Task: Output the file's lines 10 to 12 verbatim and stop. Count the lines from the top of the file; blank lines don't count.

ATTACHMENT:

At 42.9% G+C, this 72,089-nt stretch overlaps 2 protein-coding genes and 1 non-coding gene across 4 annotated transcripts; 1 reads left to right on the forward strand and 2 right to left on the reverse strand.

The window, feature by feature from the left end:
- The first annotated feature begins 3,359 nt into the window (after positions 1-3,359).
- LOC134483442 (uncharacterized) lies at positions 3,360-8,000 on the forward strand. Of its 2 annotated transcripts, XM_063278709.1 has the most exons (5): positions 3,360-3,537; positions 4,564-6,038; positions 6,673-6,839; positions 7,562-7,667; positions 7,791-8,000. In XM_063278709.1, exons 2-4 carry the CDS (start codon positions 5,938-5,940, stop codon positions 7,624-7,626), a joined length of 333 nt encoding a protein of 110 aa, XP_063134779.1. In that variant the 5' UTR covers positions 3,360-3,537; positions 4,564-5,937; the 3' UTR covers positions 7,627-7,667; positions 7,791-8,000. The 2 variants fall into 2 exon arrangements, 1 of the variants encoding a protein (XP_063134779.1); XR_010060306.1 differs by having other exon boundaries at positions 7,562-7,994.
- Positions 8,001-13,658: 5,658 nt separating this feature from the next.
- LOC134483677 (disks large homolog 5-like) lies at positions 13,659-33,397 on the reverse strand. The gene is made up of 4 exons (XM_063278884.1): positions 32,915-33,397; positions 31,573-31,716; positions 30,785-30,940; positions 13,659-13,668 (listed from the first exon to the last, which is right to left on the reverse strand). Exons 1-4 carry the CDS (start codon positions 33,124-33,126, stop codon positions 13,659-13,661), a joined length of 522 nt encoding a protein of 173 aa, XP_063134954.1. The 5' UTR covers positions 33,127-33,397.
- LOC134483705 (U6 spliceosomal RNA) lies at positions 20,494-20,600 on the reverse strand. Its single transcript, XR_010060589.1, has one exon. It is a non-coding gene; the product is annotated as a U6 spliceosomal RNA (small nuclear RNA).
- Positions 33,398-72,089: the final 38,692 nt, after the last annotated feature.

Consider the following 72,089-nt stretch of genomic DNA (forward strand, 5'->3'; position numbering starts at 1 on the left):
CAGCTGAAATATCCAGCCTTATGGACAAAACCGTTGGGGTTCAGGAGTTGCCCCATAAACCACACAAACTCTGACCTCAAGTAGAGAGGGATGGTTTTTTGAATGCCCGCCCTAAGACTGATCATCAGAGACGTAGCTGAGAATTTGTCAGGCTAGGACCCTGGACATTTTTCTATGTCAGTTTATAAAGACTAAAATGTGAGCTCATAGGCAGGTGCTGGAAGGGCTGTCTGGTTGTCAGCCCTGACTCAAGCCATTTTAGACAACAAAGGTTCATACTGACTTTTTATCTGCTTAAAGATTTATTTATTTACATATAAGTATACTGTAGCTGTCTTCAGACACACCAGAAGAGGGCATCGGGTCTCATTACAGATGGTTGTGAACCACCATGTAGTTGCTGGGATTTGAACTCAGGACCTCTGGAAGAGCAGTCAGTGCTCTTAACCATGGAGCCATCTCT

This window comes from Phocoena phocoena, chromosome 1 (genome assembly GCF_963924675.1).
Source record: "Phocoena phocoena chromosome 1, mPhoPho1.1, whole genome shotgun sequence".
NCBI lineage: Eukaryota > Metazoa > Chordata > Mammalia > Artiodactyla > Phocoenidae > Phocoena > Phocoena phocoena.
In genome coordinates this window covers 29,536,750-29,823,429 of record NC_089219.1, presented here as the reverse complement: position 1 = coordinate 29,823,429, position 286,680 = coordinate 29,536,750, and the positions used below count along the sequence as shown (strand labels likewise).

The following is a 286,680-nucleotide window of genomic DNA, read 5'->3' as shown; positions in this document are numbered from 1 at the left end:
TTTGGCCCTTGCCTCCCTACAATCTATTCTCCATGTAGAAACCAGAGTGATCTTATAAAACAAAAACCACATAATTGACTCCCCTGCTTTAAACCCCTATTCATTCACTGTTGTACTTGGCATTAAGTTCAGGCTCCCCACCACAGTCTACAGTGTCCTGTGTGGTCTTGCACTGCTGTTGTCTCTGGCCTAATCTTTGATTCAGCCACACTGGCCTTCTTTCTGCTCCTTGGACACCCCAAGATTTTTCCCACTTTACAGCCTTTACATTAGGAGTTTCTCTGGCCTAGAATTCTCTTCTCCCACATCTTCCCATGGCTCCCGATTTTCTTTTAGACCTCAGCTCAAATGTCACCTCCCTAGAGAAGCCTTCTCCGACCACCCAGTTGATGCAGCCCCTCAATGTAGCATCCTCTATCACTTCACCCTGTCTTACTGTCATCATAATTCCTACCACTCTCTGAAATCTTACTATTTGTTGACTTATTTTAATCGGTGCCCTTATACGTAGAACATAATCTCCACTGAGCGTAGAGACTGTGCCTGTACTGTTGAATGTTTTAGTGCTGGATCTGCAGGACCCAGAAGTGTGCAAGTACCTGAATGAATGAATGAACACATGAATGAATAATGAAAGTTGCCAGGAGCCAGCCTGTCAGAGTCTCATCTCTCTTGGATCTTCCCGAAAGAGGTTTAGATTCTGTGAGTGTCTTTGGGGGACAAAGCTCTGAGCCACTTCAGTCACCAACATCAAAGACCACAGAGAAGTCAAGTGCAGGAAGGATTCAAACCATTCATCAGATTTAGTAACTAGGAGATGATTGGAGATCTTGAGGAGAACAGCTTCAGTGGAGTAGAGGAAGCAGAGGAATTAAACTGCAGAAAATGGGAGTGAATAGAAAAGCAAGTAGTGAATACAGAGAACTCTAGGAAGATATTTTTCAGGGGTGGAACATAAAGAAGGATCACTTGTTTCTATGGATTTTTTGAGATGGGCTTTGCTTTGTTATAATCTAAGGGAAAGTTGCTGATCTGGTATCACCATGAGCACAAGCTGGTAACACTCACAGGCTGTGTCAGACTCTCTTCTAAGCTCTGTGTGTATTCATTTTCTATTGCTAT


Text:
CAGCTGAAATATCCAGCCTTATGGACAAAACCGTTGGGGTTCAGGAGTTGCCCCATAAACCACACAAACTCTGACCTCAAGTAGAGAGGGATGGTTTTTTGAATGCCCGCCCTAAGACTGATCATCAGAGACGTAGCTGAGAATTTGTCAGGCTAGGACCCTGGACATTTTTCTATGTCAGTTTATAAAGACTAAAATGTGAGCTCATAGGCAGGTGCTGGAAGGGCTGTCTGGTTGTCAGCCCTGACTCAAGCCATTTTAGACAACAAAGGTTCATACTGACTTTTTATCTGCTTAAAGATTTATTTATTTACATATAAGTATACTGTAGCTGTCTTCAGACACACCAGAAGAGGGCATCGGGTCTCATTACAGATGGTTGTGAACCACCATGTAGTTGCTGGGATTTGAACTCAGGACCTCTGGAAGAGCAGTCAGTGCTCTTAACCATGGAGCCATCTCT

This window comes from Phocoena phocoena, chromosome 1 (genome assembly GCF_963924675.1).
Source record: "Phocoena phocoena chromosome 1, mPhoPho1.1, whole genome shotgun sequence".